My visit to Lassen Volcanic National Park on a trip south to visit family.

Lassen_Volcanic_National_Park_map

I left Vancouver for southern California and my first overnight stop was Lassen Volcanic National Park in northern California. As the name implies it’s major features are volcanic in origin. Being the southern most volcano of the Cascade Range the prominent features of the park are the largest plug volcano in the world, Lassen Peak and it’s sulfur – thermal hot springs.

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Originally two separate National Monuments dedicated in 1907 by Theodore Roosevelt, Cinder Cone and Lassen Peak National Monuments were declared Lassen Volcanic National Park in 1916.

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I arrived late in the afternoon after an 8 1/2 hour drive and set up camp at Manzanita Lake Campground located in the northern section of the park. Then I proceeded to walk the loop trail around Manzanita Lake, ate dinner and enjoyed a nice campfire before retiring to my tent to read and fall asleep.

 

Accessible by five vehicle entrances the majority of visitors enter either from the north or south along State Route 89, named the Volcanic Legacy Scenic Byway or Lassen Volcanic National Park Highway, off State route 44 in the north and 89 from the south. Three unpaved roads enter the park but do not connect with the main road through the park, Highway 89.

The north-south 29-mile (46.6k) road, Highway 89, was constructed between 1925 and 1931. The road summit is the highest in the Cascades topping at 8,512 feet (2,594 m). This road is closed in the winter months due to snow, which can reach 40 feet (12.2m) deep.

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Early morning along the Lassen Volcanic National Park Highway

 

I got up early, had a quick breakfast and packed up to head south along Route 89 to visit the sites of the park. It was very interesting stopping at the many informative signs along the road to read the history of the park.

 

The last minor to major eruption started in 1914 and lasted until 1921 creating a new crater on Lassen Peak. Releasing ash and lava it fortunately did not kill anyone. This eruption covered many miles of forestlands with landslides and the new growth forest today stands many feet above the old forest floor. These landslides also created Manzanita Lake as it damned Manzanita Creek.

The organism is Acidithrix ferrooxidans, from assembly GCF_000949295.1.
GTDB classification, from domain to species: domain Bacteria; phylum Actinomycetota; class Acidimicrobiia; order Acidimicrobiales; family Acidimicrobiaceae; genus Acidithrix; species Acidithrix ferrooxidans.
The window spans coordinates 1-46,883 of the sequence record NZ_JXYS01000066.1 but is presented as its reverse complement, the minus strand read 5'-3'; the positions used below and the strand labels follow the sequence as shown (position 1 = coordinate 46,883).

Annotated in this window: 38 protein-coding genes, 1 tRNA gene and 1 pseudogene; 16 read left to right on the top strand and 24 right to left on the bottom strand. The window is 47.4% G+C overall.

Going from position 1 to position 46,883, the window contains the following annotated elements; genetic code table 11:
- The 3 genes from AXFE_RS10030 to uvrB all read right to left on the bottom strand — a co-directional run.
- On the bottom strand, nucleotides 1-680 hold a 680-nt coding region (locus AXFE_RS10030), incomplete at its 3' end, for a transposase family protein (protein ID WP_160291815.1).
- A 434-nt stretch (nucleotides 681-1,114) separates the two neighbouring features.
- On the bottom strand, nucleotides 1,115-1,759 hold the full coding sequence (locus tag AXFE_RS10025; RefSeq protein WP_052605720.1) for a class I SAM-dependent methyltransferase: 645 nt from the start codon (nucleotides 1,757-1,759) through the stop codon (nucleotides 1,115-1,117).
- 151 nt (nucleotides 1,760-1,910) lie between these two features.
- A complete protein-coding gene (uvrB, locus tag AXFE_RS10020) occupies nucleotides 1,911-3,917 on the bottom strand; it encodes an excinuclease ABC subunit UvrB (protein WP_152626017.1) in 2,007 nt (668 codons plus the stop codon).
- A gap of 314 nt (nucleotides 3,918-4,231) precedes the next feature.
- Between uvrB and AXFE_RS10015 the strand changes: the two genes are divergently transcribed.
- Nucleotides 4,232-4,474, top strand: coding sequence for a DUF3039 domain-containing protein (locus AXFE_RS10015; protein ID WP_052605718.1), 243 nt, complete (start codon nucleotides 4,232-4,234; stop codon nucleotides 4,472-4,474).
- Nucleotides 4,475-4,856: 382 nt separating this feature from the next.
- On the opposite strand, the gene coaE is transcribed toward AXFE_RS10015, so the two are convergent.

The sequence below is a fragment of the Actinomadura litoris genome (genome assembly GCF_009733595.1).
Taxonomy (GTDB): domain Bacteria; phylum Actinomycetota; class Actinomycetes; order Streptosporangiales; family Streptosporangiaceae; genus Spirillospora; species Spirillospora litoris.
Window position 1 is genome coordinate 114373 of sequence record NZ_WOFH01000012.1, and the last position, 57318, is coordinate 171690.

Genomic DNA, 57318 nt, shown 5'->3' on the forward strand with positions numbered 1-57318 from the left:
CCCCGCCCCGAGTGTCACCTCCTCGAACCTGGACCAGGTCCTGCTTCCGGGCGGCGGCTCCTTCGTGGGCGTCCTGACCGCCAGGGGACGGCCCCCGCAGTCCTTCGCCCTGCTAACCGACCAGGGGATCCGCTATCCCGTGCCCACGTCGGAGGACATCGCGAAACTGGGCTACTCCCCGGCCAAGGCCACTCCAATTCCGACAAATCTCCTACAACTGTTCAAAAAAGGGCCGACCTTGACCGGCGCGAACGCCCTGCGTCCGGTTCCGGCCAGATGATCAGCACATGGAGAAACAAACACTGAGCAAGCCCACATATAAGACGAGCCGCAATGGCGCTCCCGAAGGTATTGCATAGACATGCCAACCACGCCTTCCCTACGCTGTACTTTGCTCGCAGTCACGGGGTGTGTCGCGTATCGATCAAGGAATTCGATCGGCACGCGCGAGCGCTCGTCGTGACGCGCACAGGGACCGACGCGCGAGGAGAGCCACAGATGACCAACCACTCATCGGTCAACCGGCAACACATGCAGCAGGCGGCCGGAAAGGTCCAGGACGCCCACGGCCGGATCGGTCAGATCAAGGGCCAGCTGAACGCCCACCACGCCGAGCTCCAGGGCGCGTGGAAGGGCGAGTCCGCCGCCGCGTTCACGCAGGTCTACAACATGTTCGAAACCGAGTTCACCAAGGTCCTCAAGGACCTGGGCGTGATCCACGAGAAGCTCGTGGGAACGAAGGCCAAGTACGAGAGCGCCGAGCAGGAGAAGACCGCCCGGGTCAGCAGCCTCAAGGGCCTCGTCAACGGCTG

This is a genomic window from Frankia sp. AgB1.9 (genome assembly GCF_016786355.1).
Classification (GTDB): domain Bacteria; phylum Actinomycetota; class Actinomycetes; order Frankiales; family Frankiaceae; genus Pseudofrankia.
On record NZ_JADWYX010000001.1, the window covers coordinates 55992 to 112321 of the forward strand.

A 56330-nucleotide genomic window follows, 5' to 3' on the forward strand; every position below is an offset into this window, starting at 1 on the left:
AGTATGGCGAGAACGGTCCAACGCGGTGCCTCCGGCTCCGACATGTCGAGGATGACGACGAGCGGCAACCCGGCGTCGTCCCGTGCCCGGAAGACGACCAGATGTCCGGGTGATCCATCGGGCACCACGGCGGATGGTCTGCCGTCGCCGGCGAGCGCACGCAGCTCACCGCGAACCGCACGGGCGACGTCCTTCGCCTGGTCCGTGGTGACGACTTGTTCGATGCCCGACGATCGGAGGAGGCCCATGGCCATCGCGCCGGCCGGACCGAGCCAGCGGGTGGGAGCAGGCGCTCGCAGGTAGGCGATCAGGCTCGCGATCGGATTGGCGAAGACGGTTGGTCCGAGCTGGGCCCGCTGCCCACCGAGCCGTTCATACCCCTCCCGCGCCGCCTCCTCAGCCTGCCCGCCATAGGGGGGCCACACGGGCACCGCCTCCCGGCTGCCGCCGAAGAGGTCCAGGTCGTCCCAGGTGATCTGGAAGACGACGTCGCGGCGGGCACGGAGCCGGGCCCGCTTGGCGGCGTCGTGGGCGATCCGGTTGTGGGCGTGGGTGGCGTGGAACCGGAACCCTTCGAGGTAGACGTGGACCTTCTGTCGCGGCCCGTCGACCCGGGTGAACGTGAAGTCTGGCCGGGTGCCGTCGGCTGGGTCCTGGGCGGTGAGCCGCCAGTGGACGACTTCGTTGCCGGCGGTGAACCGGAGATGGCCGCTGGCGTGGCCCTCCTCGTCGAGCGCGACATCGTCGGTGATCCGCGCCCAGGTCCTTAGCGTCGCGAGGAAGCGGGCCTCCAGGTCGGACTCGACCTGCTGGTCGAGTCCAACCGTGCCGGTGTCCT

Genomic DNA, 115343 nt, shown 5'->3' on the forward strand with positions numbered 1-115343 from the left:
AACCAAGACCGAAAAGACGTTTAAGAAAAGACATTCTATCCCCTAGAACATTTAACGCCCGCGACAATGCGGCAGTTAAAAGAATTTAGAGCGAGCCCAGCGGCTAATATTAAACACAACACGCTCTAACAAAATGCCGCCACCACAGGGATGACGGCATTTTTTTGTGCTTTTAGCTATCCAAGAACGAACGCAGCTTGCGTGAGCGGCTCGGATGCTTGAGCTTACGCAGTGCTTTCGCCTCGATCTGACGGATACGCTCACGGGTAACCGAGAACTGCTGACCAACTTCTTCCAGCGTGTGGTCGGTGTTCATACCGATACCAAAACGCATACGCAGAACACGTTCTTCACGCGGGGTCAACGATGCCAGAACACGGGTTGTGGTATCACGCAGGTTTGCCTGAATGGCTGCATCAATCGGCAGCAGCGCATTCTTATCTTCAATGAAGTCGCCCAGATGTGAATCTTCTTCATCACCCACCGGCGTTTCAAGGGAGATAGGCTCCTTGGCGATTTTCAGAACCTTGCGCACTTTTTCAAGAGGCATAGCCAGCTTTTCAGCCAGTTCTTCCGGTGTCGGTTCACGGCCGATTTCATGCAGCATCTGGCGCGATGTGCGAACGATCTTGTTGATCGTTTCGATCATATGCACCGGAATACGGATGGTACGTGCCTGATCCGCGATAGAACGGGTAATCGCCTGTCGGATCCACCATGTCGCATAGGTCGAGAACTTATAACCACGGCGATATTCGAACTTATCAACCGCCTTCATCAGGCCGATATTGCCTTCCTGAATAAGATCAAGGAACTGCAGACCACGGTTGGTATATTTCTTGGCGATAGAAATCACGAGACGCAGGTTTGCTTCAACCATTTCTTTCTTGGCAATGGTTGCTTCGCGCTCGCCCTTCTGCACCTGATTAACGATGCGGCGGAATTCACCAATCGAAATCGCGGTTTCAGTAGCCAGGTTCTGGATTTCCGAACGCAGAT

The first blast was on May 19, 1915 and was said to be a night to remember with it’s steam explosion and subsequent mudflows. Had it not been for Elmer Sorahan many people might have died but he ran 3 miles (4.8k) to warn others after escaping the explosion.

 

Three days later on May 22, 1915 another explosion on Lassen Peak threw ash, pumice, rock and gas into the air that was more devastating to the area than the first. The pressure in the mountain built up like a lid on a boiling pot of water and finally blew. You can now explore this area on a ½ mile (0.8k) loop trail or take the strenuous 2,000 foot (609.6m) 5 mile (8k) round trip hike to the top of 10,457 foot (3,187m) Lassen Peak. Many other hiking opportunities exist in the park along with backpacking, auto-touring, bird watching, camping skiing, skiing, snow play, and snowshoeing.

There are 5 hydrothermal areas to explore within the park. Sulphur Works, Bumpass Hell, Devils Kitchen, Boiling Springs Lake and Thermal Geyser. I am limiting myself to 2 for this trip.

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My first hydrothermal area would have been the hike out to Bumpass Hell Hydrothermal Area, a moderate 3 mile (4.8k) round trip hike. This is the largest hydrothermal area of the park with temperatures of up to 322 degrees F (161 degrees C). I had done this hike with my kids back in the early 1990’s although I found the trail closed this season for maintenance of the trail and boardwalk through the 2018 season.

My next stop was Sulphur Works, a formation of mudpots, steam vents and boiling springs located right off the main road. This hydrothermal area in near the center of a massive composite volcano that collapsed many thousands of years ago. Mount Tehama or Brokeoff Mountain was estimated to be 1,000 feet (304m) higher than Lassen Peak. Active 400,000 to 600,000 years ago it is estimated to be nearly 11 miles (17.7k) across and had towered to 11,500 feet (3,505k).

 

My final stop was the Kohm Yah-mah-nee Visitor Center at the south entry of the park to visit the small museum learning the history of the park, peoples and area and had a nice talk with the Rangers.

Now for the long 8 hour drive down the east side of the Sierra Nevada Mountains along State highway 395 to the BLM area of Alabama Hills outside of Lone Pine, CA.